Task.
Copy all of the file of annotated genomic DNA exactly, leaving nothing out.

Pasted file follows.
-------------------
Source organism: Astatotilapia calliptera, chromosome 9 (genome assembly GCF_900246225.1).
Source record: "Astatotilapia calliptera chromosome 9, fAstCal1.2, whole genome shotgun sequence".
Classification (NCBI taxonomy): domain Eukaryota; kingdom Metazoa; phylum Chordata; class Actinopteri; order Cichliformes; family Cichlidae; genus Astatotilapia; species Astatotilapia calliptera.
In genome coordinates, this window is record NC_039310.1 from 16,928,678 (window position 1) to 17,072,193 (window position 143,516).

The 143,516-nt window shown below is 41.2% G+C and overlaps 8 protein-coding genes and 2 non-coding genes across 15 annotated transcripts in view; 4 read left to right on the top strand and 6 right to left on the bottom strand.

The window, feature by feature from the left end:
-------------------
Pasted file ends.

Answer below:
Source organism: Astatotilapia calliptera, chromosome 9 (genome assembly GCF_900246225.1).
Source record: "Astatotilapia calliptera chromosome 9, fAstCal1.2, whole genome shotgun sequence".
Classification (NCBI taxonomy): domain Eukaryota; kingdom Metazoa; phylum Chordata; class Actinopteri; order Cichliformes; family Cichlidae; genus Astatotilapia; species Astatotilapia calliptera.
In genome coordinates, this window is record NC_039310.1 from 16,928,678 (window position 1) to 17,072,193 (window position 143,516).

The 143,516-nt window shown below is 41.2% G+C and overlaps 8 protein-coding genes and 2 non-coding genes across 15 annotated transcripts in view; 4 read left to right on the top strand and 6 right to left on the bottom strand.

The window, feature by feature from the left end: